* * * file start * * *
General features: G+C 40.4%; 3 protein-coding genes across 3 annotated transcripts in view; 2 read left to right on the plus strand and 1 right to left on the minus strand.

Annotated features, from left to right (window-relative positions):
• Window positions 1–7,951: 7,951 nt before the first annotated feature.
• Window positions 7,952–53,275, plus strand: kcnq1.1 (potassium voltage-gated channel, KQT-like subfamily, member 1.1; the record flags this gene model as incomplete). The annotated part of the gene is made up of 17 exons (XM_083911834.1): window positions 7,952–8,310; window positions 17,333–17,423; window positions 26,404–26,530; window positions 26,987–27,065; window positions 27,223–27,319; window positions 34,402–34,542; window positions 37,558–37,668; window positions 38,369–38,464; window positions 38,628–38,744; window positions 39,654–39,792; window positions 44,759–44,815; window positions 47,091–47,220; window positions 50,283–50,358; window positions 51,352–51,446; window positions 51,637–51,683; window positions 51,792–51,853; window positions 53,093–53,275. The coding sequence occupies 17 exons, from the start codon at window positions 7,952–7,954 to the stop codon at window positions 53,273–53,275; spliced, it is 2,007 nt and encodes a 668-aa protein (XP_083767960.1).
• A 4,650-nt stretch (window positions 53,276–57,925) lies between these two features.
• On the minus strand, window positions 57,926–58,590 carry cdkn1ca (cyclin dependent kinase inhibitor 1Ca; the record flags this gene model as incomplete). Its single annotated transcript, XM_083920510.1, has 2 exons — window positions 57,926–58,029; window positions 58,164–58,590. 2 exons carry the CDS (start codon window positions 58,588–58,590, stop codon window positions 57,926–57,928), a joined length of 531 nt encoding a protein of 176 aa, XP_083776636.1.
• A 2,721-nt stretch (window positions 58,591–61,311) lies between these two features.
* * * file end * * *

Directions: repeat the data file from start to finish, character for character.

General features: G+C 40.4%; 3 protein-coding genes across 3 annotated transcripts in view; 2 read left to right on the plus strand and 1 right to left on the minus strand.

Annotated features, from left to right (window-relative positions):
• Window positions 1–7,951: 7,951 nt before the first annotated feature.
• Window positions 7,952–53,275, plus strand: kcnq1.1 (potassium voltage-gated channel, KQT-like subfamily, member 1.1; the record flags this gene model as incomplete). The annotated part of the gene is made up of 17 exons (XM_083911834.1): window positions 7,952–8,310; window positions 17,333–17,423; window positions 26,404–26,530; window positions 26,987–27,065; window positions 27,223–27,319; window positions 34,402–34,542; window positions 37,558–37,668; window positions 38,369–38,464; window positions 38,628–38,744; window positions 39,654–39,792; window positions 44,759–44,815; window positions 47,091–47,220; window positions 50,283–50,358; window positions 51,352–51,446; window positions 51,637–51,683; window positions 51,792–51,853; window positions 53,093–53,275. The coding sequence occupies 17 exons, from the start codon at window positions 7,952–7,954 to the stop codon at window positions 53,273–53,275; spliced, it is 2,007 nt and encodes a 668-aa protein (XP_083767960.1).
• A 4,650-nt stretch (window positions 53,276–57,925) lies between these two features.
• On the minus strand, window positions 57,926–58,590 carry cdkn1ca (cyclin dependent kinase inhibitor 1Ca; the record flags this gene model as incomplete). Its single annotated transcript, XM_083920510.1, has 2 exons — window positions 57,926–58,029; window positions 58,164–58,590. 2 exons carry the CDS (start codon window positions 58,588–58,590, stop codon window positions 57,926–57,928), a joined length of 531 nt encoding a protein of 176 aa, XP_083776636.1.
• A 2,721-nt stretch (window positions 58,591–61,311) lies between these two features.